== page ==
attention is still given to the reception of the ‘international’ canon of Greek and Roman antiquities – such as the well-known ruins in Rome and its surroundings – and of ‘classical’ Greek sculpture. And until rather recently, research on Neo-Latin literature was focused on the reception of the classical Greek and Roman authors, while historical works on the ‘medieval’ or local past were neglected. The local or medieval past, however, played a pivotal role. In current mainstream interpretations of ‘Renaissance’ art as a ‘Rebirth of Antiquity,’ antiquity has misleadingly acquired a standard definition based on the international canon. In this perspective, there seems to be only one ideal Antiquity and only one proper embodiment of Antiquity Reborn: the reception of Rome’s antiquities in 15th- and 16th-century Florence and Rome. Thus, the bias toward a ‘proper’ antiquity has generated the idea of a ‘proper’ Renaissance. Consequently, most Antiquity-inspired architecture, art, and literature in Northern Europe – as well as in Spain, France, and the Italian periphery from Lombardy to Sicily – has been analysed and interpreted with Central Italian solutions as a single point of reference, and has often been seen as ‘provincial,’ ‘hybrid,’ or ‘still a little bit medieval.’ As a result, the specific meaning of conscious references to local history also remained obscure. Instead of addressing incorrect or vernacular transformations of the Roman ideal, however, we have to look for a more positive explanation for those examples of the Antique that do not resemble the ‘standard.’ Therefore, we must ask by what means – i.e., through which other models or interpretations of antiquities – artists and patrons created their reconstructions of Antiquity.

In the past few decades the concept of the Rome-centered Renaissance has been seriously challenged. Recent scholarship has stressed the important role assumed by non-Central Italian
antiquities – such as those of Ancient Gaul and in the Low Countries, as well as texts such as Tacitus’s Germania – in the genesis of ‘Antique’ architecture that was not inspired by Central Italy. Moreover, the definition of the ‘Antique’ has turned out to be far more elastic: in fact, it encompasses more than ‘Rome.’ The historical eras used in such constructions could be rather diverse. Sometimes passages or episodes from classical historical writings were quoted and integrated into early modern national or local history, such as the tales of the Trojans who had left their destroyed city to become the founders of various peoples, cities, or noble families all over Europe. In the construction of national histories, local tribes mentioned in classical texts sometimes played a central role as true and antique ancestors, like the Batavians in the northern Low Countries or even elder ancestors, as will be explained in this lecture.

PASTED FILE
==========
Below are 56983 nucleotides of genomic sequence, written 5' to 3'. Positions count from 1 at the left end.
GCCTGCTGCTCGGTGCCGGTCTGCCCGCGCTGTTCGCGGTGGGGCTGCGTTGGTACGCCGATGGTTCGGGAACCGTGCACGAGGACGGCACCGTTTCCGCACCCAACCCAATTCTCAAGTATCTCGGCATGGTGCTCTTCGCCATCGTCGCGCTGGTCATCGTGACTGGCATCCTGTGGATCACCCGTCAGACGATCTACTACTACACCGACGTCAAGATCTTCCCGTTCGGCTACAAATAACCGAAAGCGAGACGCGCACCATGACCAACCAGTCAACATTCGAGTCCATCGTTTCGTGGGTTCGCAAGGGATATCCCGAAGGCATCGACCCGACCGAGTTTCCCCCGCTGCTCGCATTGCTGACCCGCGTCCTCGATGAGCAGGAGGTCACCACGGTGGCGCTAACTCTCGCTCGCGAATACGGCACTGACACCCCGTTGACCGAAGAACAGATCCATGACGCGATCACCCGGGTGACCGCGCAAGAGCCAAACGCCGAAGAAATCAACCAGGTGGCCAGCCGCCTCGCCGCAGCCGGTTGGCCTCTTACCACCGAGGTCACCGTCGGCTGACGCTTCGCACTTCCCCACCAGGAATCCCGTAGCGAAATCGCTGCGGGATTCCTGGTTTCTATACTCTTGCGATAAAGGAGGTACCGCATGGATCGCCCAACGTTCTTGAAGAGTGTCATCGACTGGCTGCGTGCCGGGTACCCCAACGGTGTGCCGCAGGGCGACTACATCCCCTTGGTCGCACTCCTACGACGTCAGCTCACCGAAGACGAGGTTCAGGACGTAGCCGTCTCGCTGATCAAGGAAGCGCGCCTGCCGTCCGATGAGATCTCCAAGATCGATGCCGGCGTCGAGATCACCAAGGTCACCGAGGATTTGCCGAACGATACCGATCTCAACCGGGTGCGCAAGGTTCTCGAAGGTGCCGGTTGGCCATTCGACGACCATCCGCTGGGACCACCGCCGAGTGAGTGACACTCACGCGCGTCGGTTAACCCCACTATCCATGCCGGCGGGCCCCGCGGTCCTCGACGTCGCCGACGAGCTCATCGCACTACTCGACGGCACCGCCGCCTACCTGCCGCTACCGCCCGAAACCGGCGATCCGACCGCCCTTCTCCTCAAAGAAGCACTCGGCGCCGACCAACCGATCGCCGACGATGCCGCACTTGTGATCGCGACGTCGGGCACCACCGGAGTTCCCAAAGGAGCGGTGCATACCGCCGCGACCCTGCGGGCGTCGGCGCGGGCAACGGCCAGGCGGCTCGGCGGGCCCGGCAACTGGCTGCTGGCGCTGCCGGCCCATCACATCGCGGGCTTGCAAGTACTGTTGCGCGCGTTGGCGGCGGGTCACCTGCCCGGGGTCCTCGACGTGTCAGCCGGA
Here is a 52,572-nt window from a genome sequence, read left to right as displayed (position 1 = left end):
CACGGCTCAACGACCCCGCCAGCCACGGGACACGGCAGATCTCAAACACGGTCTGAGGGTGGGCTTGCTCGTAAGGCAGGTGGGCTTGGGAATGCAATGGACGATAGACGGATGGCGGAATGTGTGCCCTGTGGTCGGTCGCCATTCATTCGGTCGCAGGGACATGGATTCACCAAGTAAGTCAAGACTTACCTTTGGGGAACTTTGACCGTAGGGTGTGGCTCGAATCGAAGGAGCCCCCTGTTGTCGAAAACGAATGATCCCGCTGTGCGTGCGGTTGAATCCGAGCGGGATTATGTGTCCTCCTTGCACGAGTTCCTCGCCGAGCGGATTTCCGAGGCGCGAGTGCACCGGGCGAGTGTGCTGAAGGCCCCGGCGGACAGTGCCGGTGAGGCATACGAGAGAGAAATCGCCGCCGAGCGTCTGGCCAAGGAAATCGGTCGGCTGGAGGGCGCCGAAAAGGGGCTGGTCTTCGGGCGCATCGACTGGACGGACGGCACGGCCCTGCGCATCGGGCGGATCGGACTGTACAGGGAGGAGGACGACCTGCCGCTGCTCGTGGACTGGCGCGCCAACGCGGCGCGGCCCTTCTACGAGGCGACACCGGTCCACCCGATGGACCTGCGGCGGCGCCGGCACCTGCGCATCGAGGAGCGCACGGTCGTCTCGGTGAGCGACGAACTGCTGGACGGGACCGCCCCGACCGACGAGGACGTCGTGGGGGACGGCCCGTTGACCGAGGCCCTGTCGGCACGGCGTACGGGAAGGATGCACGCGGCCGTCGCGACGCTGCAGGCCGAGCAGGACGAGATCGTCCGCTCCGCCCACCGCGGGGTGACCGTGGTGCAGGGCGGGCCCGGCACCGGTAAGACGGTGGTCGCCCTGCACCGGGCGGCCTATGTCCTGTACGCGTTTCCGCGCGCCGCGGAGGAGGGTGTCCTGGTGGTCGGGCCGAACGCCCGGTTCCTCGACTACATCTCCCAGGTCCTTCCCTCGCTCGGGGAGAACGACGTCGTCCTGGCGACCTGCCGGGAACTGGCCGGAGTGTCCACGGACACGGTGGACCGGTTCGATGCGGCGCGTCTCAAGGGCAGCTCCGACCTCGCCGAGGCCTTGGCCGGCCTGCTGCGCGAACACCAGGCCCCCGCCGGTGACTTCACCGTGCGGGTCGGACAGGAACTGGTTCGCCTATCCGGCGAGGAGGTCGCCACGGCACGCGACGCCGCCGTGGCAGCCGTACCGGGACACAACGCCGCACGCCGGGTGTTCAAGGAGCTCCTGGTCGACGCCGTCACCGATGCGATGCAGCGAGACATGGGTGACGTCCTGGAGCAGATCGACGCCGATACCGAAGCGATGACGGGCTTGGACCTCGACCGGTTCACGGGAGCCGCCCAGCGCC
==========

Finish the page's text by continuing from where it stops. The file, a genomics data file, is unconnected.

Material Experience: Thinking With Objects
5th Annual UCR History of Art Graduate Student Conference

Culver Center of the Arts
May 21, 2016

New theories in art history, cultural studies, and philosophy have recently called attention to the power of matter in shaping our perception of the world. However, attention to materiality is nothing new. For example, in the 12th century, Abbot Suger defended his extravagant art program at St. Denis in part by inscribing on its doors that “the dull mind rises to the truth through material things.” Suger’s statement makes clear the profound and illuminating potential of material objects that has persisted, in varying forms, throughout history.

However, James Elkins has observed recently that fields of visual studies are characterized by an enduring disparity between written theories about objects and the embodied experience of one’s encounter, indicating more broadly what he calls a “fear of materiality.” At a time in which our experience of art, architecture, and other objects in visual culture is often physically removed through their circulation as digital images, this topic arrives with a detectable urgency. How should we in turn experience the things of the world? This multi-disciplinary conference will address how the material conditions of objects invigorate social, political, and aesthetic spheres.

Questions we seek to consider: What role does materiality have in shaping our perception of objects? How do emerging or established theories of materiality impact art history, visual studies, and other disciplines? And, accordingly, what are the limits of these theories? Do the means of production and exchange alter our perception of the material object? And finally, how does art, regarded as material culture, function as historical evidence?

We are honored to host Dr. Daniela Bleichmar, Associate Professor in the Departments of Art History and History at the University of Southern California, as this year’s keynote speaker.

Call for Papers (Submission deadline: March 1, 2016)

For more information, visit

Conrad Rudolph, professor of medieval art history at UCR, was named a Fellow of The Medieval Academy of America.

In medieval studies (history, literature, philosophy, religious studies, art history, etc.) this is the highest honor that can be bestowed upon a medievalist in the United States. Founded in 1925, The Medieval Academy of America is the largest organization in the U.S. promoting excellence in the field of medieval studies.

Rudolph has recently completed a book-length study (and digital reconstruction, of Hugh of Saint Victor’s Mystic Ark (c. 1125-1130), a forty-two page description of the most complex individual work of figural art of the Middle Ages, a painting also known as The Mystic Ark. The purpose of the painting was to serve as the basis of a series of brilliant lectures undertaken by Hugh at Saint Victor, a Parisian abbey of Augustinian canons. The purpose of the text was to enable others outside of Saint Victor–teachers, students, scholars, monks, canons–to undertake similar weeks-long discussions themselves by providing the information necessary to produce the image, something that was repeated again and again over the centuries. Depicting all time, all space, all matter, all human history, and all spiritual striving, this highly polemical image deals with a series of cultural issues crucial in the education of society’s elite during one of the great periods of intellectual change in Western history.